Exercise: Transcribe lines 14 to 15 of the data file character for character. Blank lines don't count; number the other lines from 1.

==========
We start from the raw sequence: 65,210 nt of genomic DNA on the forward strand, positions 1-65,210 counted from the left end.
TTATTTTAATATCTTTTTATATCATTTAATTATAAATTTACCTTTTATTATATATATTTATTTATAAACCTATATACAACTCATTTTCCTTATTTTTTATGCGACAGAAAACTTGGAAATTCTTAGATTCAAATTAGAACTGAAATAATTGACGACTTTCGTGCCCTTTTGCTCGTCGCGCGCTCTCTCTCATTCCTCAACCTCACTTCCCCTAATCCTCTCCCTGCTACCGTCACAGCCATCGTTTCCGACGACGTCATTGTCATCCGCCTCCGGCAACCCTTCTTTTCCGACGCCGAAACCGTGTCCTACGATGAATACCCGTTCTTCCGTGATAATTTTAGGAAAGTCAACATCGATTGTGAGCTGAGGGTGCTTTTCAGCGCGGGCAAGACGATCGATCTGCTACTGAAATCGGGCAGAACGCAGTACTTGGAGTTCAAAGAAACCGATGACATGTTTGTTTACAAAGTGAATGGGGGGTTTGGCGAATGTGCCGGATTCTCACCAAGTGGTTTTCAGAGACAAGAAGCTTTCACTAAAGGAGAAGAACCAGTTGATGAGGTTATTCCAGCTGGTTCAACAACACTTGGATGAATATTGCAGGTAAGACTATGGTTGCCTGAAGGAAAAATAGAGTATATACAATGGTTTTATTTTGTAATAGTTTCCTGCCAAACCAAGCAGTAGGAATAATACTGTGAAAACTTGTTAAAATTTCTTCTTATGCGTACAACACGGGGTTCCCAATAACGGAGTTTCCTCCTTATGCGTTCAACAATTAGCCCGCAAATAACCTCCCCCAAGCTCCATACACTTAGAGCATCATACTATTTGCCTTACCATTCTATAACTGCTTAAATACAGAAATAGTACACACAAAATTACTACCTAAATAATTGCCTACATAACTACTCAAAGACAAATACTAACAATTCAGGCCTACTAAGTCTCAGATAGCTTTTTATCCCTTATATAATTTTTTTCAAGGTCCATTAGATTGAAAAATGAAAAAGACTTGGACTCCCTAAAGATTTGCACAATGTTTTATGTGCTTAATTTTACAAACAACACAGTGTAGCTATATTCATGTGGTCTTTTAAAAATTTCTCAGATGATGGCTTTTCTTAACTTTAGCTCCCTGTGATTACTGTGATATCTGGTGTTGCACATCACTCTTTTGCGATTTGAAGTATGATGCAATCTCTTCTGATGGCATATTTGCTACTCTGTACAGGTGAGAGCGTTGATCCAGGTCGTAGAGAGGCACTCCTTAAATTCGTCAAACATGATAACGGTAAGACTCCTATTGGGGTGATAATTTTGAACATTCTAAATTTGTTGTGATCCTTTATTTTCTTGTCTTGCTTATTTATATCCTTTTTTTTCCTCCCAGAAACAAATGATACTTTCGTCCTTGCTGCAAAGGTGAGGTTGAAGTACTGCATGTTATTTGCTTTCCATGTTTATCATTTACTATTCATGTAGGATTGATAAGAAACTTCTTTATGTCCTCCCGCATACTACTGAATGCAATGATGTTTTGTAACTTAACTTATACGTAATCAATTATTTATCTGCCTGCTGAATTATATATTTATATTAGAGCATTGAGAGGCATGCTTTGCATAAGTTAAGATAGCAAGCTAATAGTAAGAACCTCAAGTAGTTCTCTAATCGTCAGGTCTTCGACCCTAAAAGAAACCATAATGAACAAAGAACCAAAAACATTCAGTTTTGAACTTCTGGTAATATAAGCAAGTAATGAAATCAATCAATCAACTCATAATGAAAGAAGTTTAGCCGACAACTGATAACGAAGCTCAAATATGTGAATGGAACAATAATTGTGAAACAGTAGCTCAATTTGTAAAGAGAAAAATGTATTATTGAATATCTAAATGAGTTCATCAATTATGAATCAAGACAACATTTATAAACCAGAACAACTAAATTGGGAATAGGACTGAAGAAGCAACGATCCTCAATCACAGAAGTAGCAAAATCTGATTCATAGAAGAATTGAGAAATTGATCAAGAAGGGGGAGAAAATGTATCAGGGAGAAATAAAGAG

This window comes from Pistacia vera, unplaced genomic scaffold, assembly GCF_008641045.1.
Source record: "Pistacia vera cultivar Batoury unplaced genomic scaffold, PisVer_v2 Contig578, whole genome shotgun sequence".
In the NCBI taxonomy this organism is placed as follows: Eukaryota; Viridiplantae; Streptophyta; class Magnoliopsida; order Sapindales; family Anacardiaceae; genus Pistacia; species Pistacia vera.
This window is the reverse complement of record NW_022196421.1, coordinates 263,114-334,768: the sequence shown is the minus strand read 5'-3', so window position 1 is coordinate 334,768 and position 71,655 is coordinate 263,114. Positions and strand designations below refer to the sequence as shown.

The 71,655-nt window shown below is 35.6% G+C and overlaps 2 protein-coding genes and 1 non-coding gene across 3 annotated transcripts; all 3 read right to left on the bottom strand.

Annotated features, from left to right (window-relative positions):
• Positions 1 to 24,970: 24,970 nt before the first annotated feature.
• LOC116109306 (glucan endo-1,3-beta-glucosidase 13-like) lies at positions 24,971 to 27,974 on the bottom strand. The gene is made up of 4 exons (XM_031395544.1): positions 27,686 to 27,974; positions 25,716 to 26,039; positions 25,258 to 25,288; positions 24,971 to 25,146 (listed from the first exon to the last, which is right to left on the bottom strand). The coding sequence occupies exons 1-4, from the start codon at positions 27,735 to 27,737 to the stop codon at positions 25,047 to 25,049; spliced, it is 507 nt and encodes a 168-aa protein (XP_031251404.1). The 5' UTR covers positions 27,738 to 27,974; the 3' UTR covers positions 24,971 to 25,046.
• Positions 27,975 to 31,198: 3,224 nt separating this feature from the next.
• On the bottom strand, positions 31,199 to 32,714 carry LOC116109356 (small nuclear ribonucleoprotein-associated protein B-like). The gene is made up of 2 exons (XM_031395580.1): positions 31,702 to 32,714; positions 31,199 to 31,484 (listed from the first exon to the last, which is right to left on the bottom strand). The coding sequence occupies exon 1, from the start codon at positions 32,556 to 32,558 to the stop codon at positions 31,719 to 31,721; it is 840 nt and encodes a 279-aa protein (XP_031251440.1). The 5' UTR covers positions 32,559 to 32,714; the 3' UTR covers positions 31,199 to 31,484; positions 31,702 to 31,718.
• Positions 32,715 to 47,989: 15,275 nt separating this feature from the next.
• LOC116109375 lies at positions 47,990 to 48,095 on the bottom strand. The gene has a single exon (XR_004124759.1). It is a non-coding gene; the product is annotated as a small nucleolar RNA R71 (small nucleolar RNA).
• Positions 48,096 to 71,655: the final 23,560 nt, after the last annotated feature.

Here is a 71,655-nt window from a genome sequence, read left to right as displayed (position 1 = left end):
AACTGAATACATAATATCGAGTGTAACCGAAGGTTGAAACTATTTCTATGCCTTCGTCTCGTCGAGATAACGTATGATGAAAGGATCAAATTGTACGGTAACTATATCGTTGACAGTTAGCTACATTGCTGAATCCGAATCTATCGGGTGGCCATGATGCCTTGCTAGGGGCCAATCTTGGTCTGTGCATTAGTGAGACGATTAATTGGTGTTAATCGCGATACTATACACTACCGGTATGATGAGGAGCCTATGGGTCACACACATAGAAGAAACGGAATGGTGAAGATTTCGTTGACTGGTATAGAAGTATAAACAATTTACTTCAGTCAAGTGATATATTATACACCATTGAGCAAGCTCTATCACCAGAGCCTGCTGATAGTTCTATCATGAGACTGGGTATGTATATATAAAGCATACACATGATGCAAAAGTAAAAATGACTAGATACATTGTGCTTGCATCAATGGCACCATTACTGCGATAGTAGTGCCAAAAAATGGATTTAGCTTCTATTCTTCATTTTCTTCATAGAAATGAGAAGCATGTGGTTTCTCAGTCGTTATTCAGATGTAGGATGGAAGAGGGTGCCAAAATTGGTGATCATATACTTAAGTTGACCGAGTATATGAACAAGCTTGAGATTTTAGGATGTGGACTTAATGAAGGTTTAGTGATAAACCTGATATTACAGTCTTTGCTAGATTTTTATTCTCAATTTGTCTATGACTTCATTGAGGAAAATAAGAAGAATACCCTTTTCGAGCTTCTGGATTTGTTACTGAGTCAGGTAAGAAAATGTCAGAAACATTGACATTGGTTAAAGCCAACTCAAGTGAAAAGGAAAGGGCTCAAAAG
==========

• LOC116109375 lies at positions 47,990 to 48,095 on the bottom strand. The gene has a single exon (XR_004124759.1). It is a non-coding gene; the product is annotated as a small nucleolar RNA R71 (small nucleolar RNA).
• Positions 48,096 to 71,655: the final 23,560 nt, after the last annotated feature.